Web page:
ART SHOWS

LIQUID STORIES 2016, Curated by Pallavi Sharma, “The Vessel: Where Once the Stories Bloomed Like Teardrops”

Photo Credit: Reiko Fujii before installation

Before installation | Photo Credit: Reiko Fujii

Four things inspired the creation of The Vessel: Where Once the Stories Bloomed Like Teardrops, for an exhibit at the Lindsay Dirkx Brown Gallery in the San Ramon Cultural Center from October 8th-27th. The first was Walt Whitman’s poem “When Lilacs Last in the Dooryard Bloom’d”, though this piece is not meant as an elegy, but as a container for all the lost stories. Tales that have been forgotten, misused or that the world has simply moved on from. This idea is captured with the words that used to begin all Hungarian fairy tales: Where was it? Where was it not? rather than once upon a time. It also holds the narratives that we tell ourselves and have moved on from out of necessity. These types of narratives seem so fluid to me, and I wanted to pay homage to them with something as beautiful and impractical as the Pennsylvania home designed by Frank Lloyd Wright, Fallingwater. The third was the following words by Ezra Pound:

Photo Credit: Jennifer Lee Burner

Mixed Media/Found Object Installation, 20”h x 28”w | Photo Credit: Jennifer Lee Burner

The apparition of these faces in the crowd;
Petals on a wet, black bough
.

His poem “In A Station of the Metro” echoed in my mind while dreaming of this installation. To make the structure, I re-used an old panel from an art exhibition in Pacifica and ripped up an antique Baudelaire book I found in Healdsburg called Flowers of Evil. The rice paper is from my first batch of Japanese-style papermaking and was made from many trips to the watering hose at Judy Shintani’s studio in Half Moon Bay. The wood pieces were collected by Stafford Lake in Novato at a friend’s birthday party. All of these objects hold water and stories within them as well. What is found in their arrangement, I hope, is not just the sadness of loss, like the dying of rose petals, but the sense of renewal that comes after the tears have bloomed. It is this beautiful energy that carries us forward to more dooryards, different crowds, falling like water into new stories. I found that sense of renewal in the last thing, the person I dedicate this installation to — JLB.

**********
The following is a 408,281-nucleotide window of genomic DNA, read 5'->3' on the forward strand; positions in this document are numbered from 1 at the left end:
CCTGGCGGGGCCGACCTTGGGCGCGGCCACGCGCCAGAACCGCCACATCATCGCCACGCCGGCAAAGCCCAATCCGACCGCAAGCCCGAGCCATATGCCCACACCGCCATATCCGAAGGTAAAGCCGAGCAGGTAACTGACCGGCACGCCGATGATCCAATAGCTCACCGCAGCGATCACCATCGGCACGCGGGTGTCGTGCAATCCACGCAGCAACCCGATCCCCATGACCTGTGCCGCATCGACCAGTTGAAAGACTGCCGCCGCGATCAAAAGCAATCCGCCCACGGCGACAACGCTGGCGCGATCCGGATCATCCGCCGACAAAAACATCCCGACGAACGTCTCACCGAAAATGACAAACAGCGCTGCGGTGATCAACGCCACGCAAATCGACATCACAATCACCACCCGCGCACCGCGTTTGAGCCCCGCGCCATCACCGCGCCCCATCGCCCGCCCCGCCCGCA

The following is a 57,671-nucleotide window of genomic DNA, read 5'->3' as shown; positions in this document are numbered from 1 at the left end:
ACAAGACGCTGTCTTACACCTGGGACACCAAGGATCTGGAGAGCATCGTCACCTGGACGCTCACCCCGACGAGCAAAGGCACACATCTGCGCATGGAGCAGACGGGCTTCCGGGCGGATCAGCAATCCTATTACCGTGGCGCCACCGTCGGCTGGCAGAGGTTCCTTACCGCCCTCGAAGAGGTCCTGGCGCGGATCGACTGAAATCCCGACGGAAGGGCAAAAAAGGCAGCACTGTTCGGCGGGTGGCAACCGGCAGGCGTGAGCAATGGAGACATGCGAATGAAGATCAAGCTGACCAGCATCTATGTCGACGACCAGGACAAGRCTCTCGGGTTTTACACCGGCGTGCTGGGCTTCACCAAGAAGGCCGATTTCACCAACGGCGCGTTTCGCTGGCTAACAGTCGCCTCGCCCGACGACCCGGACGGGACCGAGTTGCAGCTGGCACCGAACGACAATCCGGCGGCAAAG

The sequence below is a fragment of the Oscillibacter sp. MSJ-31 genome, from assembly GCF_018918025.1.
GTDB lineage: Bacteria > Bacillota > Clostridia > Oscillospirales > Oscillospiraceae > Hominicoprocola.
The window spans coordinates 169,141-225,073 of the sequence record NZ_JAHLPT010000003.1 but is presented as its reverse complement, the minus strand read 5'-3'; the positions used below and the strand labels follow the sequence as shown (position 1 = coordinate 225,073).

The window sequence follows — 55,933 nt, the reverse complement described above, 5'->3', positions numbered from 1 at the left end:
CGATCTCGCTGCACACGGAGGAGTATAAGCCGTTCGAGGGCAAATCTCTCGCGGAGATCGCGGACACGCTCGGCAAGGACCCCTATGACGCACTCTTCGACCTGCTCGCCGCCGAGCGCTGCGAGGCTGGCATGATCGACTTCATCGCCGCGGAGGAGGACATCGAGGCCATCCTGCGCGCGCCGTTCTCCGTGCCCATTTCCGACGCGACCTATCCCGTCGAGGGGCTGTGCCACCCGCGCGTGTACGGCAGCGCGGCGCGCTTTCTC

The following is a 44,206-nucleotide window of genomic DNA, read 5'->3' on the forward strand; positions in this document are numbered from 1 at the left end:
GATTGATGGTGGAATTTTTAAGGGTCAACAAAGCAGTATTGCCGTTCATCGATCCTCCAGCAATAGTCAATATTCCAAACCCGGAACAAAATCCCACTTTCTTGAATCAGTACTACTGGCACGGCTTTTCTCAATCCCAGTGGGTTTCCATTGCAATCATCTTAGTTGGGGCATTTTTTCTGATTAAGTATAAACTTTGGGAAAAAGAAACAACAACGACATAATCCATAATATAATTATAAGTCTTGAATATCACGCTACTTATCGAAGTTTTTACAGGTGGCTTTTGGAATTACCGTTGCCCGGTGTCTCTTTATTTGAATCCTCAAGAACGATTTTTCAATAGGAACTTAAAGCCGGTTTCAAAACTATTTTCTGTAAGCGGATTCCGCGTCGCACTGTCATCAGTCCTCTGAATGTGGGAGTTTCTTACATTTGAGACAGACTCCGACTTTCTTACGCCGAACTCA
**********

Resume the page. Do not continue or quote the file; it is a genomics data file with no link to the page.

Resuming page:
A PLACE OF HER OWN 2016, Curated by Cynthia Tom & Maggie Yee, “Contours Of A Metaphor”

Found Object and Mixed Media Installation, 18" x 24" on display at the I-Hotel in Manilatown Cultural Center from May 19th-June 30th, 2016

Found Object and Mixed Media Installation, 17.5″ x 22″, on display at the I-Hotel in Manilatown Cultural Center from May 19th-June 30th, 2016

In my first A PLACE OF HER OWN installation in 2011, I asked: “What is my life concept? What is my story? I need a new frame, but I don’t know the old frame. The search for a frame itself gives birth to both a metaphorical and a real place of my own. This place begins in fear, sadness, and loss but when examined in the clear, harsh light of day, it becomes a space for my own creation and creativity.” I created two red doors that stood 12 feet high with 83 scarves spilling out from the edges and six red frames arranged like a stained glass window to represent standing on a threshold, where any possibilities could emerge.

I’m no longer standing in that place. I’ve found a new frame, which I’m exploring in an installation called “Contours Of A Metaphor.” It operates on the heart and crown chakras, symbolically merging the two. I left A PLACE in 2014 to devote myself to matters of the heart, and now I’ve come back, not having figured it out. Through meditations here as well as Open Floor Movement Practice and 5Rhythms®, I know I’m still meant to be focusing on contours of the heart.

Excerpts from my poem about the bowler hat, written that night after sitting in the coffeeshop all day. . .

Excerpts from my poem about the bowler hat, written that night after sitting in the coffeeshop all day. . .

Milan Kundera (1984) begins his novel, The Unbearable Lightness of Being, with the words: “Metaphors are dangerous. Metaphors are not to be trifled with. A single metaphor can give birth to love.” A single metaphor can also give birth to a new identity. The bowler hat his character, Sabina, wears in the story inspired me to put on my own bowler hat(s). I wanted to know what it felt like to wear an object so charged with gender binaries, lightness, sexuality and persona. Over the years, I’ve adopted this imagery and created my own persona around the bowler hat because I like the feelings of empowerment, beauty and liberation that emerge when I put it on my head.

The bowler hat used in this installation was my first. It came from Brooklyn, where a friend had moved. The hat was on a shelf in her room when she arrived, and she had no idea what to do with it until I mentioned wanting one. It was a struggle for her to remove from the shelf it had been attached to, so I knew this hat had a history and story of its own. When I was at a low point, I wore it for hours sitting at a mosaic table in a coffee shop crying. When I got home, a long poem poured forth and both my new writing practice and persona were created. I wanted to do something special with this hat, which is the center of a place of my own, and from that center, reach out with both hands to embrace freedom and movement. In one hand, I hold my heart, and in the other, greater possibilities.

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50-50 Show IV 2012, Juried Exhibition, “A Material Girl”